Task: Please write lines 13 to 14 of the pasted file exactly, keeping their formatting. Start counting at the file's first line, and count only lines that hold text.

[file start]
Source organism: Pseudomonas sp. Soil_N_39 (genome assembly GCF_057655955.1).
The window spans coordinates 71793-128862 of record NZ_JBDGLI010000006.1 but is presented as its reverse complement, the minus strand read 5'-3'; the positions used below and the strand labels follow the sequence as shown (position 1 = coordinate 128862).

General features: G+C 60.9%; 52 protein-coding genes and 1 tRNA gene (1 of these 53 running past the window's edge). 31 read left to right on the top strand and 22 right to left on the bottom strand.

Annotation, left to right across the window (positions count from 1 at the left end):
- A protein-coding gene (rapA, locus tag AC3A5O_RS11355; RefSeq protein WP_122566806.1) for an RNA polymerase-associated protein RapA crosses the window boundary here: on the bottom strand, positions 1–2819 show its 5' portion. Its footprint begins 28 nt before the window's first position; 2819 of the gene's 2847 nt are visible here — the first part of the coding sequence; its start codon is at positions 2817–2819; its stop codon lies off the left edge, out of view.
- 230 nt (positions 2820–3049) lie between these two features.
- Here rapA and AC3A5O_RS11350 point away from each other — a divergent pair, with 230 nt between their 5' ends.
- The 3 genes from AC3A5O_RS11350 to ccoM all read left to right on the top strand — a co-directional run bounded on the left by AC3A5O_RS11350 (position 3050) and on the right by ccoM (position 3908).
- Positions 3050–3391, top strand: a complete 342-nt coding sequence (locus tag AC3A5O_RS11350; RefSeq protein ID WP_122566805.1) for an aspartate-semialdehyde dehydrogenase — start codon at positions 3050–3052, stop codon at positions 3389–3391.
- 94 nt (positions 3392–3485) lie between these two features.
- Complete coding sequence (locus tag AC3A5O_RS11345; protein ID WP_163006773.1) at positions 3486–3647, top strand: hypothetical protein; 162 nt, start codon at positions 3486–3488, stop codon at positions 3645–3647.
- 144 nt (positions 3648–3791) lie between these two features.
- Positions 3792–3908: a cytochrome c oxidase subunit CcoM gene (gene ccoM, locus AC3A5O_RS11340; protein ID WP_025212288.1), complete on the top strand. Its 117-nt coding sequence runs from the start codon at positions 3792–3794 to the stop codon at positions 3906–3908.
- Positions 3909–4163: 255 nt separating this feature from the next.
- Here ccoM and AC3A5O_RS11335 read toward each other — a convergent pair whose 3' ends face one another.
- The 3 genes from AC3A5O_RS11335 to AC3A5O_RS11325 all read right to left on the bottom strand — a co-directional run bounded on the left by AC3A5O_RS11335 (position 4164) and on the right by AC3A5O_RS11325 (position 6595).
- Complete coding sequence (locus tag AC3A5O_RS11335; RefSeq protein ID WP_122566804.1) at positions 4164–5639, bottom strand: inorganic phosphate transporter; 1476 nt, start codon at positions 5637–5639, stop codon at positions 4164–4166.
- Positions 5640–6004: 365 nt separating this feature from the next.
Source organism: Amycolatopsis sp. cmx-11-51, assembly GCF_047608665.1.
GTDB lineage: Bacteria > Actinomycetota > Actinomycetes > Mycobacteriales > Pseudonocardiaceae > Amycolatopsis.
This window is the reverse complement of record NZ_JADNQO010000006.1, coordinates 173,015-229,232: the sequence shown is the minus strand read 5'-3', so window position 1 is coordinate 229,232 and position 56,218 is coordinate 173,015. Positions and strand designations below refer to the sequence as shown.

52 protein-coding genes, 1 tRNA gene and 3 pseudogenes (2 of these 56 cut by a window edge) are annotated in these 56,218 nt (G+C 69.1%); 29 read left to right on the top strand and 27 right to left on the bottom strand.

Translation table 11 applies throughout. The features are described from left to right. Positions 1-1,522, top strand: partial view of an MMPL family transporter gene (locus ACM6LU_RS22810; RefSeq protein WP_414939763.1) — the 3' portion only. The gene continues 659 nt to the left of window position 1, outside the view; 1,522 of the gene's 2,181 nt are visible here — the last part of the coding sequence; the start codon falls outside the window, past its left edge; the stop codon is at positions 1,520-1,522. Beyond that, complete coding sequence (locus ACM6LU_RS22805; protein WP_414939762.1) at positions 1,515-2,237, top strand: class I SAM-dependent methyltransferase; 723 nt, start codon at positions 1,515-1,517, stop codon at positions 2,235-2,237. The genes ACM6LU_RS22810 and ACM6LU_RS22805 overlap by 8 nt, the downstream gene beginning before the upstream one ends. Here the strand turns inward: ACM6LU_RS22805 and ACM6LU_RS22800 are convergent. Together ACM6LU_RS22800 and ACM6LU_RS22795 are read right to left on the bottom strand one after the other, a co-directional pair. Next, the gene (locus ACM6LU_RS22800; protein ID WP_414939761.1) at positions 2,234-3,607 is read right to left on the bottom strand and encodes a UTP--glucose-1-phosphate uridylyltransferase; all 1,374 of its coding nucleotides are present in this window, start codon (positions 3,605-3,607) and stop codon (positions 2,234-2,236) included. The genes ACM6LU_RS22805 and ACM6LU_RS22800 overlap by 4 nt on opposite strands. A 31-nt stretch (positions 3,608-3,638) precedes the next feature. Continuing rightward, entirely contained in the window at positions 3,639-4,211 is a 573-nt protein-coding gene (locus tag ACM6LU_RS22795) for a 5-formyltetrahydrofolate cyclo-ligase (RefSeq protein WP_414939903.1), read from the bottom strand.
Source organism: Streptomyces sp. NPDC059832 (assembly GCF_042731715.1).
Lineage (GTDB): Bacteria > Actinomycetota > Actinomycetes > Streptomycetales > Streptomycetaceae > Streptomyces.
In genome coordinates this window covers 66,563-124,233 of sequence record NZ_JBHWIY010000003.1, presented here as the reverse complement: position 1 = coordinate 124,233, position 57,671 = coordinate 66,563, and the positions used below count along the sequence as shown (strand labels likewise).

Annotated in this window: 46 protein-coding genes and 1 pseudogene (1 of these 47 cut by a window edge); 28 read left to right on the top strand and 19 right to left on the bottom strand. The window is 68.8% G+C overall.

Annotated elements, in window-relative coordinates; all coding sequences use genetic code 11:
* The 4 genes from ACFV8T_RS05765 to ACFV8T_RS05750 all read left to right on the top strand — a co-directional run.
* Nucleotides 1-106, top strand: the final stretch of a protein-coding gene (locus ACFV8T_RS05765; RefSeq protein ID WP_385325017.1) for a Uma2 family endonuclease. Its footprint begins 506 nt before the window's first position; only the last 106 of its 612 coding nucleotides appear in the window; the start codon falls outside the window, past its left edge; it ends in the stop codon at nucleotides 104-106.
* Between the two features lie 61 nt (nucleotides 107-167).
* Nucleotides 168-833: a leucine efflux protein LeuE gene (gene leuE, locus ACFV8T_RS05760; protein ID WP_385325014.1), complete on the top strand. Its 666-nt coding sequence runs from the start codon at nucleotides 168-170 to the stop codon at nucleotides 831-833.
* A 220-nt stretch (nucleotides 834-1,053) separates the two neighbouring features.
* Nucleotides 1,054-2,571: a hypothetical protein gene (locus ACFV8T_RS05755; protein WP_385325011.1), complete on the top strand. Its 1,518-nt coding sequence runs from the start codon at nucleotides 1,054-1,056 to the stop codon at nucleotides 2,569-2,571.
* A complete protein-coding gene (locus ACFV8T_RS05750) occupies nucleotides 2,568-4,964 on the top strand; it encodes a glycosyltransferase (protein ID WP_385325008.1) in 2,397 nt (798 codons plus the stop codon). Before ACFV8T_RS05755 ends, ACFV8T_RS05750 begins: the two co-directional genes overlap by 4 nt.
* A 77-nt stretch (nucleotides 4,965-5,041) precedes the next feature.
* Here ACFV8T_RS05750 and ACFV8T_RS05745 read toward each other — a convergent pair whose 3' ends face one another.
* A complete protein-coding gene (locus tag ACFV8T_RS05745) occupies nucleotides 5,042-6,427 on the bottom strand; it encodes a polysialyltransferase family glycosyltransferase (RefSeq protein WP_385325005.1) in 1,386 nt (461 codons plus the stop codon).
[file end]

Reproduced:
- Positions 3792–3908: a cytochrome c oxidase subunit CcoM gene (gene ccoM, locus AC3A5O_RS11340; protein ID WP_025212288.1), complete on the top strand. Its 117-nt coding sequence runs from the start codon at positions 3792–3794 to the stop codon at positions 3906–3908.
- Positions 3909–4163: 255 nt separating this feature from the next.